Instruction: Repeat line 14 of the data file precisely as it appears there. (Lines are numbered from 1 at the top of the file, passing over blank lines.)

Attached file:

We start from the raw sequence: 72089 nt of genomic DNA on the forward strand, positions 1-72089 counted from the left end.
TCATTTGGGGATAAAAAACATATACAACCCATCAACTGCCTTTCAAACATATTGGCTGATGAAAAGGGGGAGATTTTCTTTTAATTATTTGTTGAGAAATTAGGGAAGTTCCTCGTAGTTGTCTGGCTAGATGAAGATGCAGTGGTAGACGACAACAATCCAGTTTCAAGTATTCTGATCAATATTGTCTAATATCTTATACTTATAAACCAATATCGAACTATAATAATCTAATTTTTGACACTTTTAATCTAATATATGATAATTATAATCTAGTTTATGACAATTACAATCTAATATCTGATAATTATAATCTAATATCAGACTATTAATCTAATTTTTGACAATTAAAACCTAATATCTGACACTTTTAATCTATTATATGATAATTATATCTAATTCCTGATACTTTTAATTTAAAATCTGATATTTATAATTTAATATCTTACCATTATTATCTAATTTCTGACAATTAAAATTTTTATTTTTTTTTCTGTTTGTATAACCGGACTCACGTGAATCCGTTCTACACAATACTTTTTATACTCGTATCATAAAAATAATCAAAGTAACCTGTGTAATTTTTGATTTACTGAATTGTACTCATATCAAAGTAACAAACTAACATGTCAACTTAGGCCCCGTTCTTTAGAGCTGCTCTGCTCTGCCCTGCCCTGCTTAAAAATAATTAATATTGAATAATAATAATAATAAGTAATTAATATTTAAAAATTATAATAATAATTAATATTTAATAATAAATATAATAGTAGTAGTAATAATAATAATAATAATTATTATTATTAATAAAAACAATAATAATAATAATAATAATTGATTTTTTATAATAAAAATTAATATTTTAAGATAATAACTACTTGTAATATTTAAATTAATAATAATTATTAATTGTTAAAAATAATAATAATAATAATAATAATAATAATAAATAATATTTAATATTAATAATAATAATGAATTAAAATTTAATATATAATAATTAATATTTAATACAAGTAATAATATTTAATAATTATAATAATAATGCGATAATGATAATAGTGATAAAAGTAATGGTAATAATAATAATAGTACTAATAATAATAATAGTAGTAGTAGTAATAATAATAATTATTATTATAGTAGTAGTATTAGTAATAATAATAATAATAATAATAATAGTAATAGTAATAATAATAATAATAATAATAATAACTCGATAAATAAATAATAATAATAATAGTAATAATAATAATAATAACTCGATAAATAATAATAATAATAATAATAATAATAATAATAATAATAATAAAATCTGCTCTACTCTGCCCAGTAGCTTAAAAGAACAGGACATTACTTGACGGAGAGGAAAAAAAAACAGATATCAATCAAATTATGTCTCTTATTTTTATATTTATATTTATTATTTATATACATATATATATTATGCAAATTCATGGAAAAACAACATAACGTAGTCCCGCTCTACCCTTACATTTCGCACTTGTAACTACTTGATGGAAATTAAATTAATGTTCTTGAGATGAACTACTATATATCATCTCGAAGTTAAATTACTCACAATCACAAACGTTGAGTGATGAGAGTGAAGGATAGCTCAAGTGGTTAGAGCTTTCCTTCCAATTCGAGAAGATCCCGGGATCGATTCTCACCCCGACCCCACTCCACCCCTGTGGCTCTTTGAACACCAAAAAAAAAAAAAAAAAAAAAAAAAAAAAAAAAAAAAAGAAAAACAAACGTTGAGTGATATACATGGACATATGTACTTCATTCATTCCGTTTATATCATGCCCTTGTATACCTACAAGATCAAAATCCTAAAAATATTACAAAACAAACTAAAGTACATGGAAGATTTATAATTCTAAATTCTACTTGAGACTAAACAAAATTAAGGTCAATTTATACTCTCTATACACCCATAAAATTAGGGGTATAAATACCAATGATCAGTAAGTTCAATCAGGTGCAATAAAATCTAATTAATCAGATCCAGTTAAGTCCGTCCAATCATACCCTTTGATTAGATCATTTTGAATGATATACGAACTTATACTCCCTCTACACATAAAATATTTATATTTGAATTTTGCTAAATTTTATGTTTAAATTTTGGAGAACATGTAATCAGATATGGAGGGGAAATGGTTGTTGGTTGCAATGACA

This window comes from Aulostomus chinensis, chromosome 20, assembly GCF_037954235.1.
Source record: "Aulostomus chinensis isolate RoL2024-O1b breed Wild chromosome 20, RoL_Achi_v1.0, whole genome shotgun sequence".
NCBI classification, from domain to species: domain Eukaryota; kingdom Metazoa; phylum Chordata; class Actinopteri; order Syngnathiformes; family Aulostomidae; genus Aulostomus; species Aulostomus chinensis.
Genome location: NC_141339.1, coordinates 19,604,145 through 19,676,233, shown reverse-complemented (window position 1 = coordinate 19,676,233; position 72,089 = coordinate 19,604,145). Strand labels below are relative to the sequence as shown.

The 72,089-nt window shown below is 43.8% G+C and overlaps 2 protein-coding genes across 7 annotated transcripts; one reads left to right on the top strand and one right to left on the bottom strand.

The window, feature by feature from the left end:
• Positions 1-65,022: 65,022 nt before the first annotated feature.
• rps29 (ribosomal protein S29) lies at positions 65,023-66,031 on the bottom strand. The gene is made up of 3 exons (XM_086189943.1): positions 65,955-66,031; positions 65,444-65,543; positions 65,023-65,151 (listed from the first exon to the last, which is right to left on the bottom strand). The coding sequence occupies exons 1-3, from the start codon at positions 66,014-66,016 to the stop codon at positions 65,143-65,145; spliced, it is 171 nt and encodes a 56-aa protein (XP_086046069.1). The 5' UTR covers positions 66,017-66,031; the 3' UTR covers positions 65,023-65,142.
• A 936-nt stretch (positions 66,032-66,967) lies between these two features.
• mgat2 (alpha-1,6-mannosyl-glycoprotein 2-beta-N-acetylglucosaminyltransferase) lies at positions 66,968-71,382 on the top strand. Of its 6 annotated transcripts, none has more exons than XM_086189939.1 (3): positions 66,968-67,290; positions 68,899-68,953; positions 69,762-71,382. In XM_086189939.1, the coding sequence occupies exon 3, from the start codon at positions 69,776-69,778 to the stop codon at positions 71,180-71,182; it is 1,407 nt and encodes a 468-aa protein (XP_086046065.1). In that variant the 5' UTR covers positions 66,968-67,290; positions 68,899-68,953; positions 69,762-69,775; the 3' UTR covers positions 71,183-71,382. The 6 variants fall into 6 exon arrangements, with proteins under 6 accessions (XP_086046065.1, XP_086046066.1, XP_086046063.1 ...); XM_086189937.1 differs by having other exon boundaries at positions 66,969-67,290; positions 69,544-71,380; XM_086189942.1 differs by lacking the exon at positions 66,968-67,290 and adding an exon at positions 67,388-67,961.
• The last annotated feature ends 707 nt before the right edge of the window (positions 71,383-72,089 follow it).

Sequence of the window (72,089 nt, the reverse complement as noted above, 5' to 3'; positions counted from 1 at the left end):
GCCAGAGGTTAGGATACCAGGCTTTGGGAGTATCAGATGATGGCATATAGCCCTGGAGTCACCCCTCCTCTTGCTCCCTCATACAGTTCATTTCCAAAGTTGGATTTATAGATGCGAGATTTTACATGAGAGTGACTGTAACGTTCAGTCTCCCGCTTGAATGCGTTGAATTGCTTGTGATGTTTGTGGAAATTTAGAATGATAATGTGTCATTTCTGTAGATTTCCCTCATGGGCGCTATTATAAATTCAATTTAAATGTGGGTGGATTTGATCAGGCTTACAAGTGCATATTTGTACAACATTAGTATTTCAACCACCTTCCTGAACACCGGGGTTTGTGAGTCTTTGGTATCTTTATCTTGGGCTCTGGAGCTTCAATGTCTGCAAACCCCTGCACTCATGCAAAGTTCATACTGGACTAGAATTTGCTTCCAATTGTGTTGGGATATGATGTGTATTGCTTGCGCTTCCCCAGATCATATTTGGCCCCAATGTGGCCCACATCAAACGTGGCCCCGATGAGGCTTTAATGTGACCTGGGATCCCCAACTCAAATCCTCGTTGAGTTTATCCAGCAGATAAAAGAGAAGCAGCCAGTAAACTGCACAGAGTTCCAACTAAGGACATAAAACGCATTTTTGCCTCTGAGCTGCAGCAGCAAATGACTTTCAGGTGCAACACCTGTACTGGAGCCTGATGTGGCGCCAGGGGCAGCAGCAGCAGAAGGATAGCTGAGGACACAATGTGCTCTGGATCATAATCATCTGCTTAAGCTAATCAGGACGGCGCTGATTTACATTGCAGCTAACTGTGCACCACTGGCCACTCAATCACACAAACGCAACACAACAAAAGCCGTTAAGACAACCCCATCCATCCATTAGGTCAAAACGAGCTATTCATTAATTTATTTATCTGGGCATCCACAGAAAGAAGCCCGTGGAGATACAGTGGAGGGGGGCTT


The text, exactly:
Sequence of the window (72,089 nt, the reverse complement as noted above, 5' to 3'; positions counted from 1 at the left end):